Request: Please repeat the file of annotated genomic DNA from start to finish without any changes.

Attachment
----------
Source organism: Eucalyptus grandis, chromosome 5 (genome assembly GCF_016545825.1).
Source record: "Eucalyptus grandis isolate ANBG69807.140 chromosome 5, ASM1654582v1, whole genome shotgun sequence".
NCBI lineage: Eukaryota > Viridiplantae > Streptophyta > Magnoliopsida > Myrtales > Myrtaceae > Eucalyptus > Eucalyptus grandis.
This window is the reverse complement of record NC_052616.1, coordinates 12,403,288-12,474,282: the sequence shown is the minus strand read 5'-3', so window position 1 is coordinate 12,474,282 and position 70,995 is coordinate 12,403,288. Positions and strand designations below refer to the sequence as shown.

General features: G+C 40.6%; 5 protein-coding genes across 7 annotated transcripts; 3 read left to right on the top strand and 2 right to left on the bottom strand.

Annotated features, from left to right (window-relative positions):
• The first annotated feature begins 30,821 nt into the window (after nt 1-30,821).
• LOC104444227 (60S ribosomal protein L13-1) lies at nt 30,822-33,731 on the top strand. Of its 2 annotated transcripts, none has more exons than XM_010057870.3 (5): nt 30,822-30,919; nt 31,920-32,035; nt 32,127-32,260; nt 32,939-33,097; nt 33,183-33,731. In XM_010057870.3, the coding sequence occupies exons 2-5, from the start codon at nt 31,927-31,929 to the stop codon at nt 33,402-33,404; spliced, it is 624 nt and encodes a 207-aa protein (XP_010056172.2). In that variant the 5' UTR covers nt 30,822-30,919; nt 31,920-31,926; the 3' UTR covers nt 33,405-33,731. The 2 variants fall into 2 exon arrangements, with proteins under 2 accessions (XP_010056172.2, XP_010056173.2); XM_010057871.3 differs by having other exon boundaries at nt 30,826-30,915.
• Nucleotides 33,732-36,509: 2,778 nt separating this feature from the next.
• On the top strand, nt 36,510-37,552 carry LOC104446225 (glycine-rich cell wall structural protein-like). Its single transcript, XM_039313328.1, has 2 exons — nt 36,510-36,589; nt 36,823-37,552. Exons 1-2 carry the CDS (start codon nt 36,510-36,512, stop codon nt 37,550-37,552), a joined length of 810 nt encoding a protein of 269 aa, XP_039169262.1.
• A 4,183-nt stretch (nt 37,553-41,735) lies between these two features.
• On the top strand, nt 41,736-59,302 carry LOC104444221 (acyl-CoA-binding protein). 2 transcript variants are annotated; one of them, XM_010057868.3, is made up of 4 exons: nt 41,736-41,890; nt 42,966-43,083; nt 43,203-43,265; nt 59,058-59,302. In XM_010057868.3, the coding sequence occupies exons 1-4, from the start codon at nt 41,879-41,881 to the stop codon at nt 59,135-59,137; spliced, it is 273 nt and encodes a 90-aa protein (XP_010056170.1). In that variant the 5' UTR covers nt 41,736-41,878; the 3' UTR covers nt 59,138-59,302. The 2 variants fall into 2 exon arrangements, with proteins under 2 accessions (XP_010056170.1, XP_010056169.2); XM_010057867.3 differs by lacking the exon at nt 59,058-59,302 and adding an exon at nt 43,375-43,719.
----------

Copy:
Source organism: Eucalyptus grandis, chromosome 5 (genome assembly GCF_016545825.1).
Source record: "Eucalyptus grandis isolate ANBG69807.140 chromosome 5, ASM1654582v1, whole genome shotgun sequence".
NCBI lineage: Eukaryota > Viridiplantae > Streptophyta > Magnoliopsida > Myrtales > Myrtaceae > Eucalyptus > Eucalyptus grandis.
This window is the reverse complement of record NC_052616.1, coordinates 12,403,288-12,474,282: the sequence shown is the minus strand read 5'-3', so window position 1 is coordinate 12,474,282 and position 70,995 is coordinate 12,403,288. Positions and strand designations below refer to the sequence as shown.

General features: G+C 40.6%; 5 protein-coding genes across 7 annotated transcripts; 3 read left to right on the top strand and 2 right to left on the bottom strand.

Annotated features, from left to right (window-relative positions):
• The first annotated feature begins 30,821 nt into the window (after nt 1-30,821).
• LOC104444227 (60S ribosomal protein L13-1) lies at nt 30,822-33,731 on the top strand. Of its 2 annotated transcripts, none has more exons than XM_010057870.3 (5): nt 30,822-30,919; nt 31,920-32,035; nt 32,127-32,260; nt 32,939-33,097; nt 33,183-33,731. In XM_010057870.3, the coding sequence occupies exons 2-5, from the start codon at nt 31,927-31,929 to the stop codon at nt 33,402-33,404; spliced, it is 624 nt and encodes a 207-aa protein (XP_010056172.2). In that variant the 5' UTR covers nt 30,822-30,919; nt 31,920-31,926; the 3' UTR covers nt 33,405-33,731. The 2 variants fall into 2 exon arrangements, with proteins under 2 accessions (XP_010056172.2, XP_010056173.2); XM_010057871.3 differs by having other exon boundaries at nt 30,826-30,915.
• Nucleotides 33,732-36,509: 2,778 nt separating this feature from the next.
• On the top strand, nt 36,510-37,552 carry LOC104446225 (glycine-rich cell wall structural protein-like). Its single transcript, XM_039313328.1, has 2 exons — nt 36,510-36,589; nt 36,823-37,552. Exons 1-2 carry the CDS (start codon nt 36,510-36,512, stop codon nt 37,550-37,552), a joined length of 810 nt encoding a protein of 269 aa, XP_039169262.1.
• A 4,183-nt stretch (nt 37,553-41,735) lies between these two features.
• On the top strand, nt 41,736-59,302 carry LOC104444221 (acyl-CoA-binding protein). 2 transcript variants are annotated; one of them, XM_010057868.3, is made up of 4 exons: nt 41,736-41,890; nt 42,966-43,083; nt 43,203-43,265; nt 59,058-59,302. In XM_010057868.3, the coding sequence occupies exons 1-4, from the start codon at nt 41,879-41,881 to the stop codon at nt 59,135-59,137; spliced, it is 273 nt and encodes a 90-aa protein (XP_010056170.1). In that variant the 5' UTR covers nt 41,736-41,878; the 3' UTR covers nt 59,138-59,302. The 2 variants fall into 2 exon arrangements, with proteins under 2 accessions (XP_010056170.1, XP_010056169.2); XM_010057867.3 differs by lacking the exon at nt 59,058-59,302 and adding an exon at nt 43,375-43,719.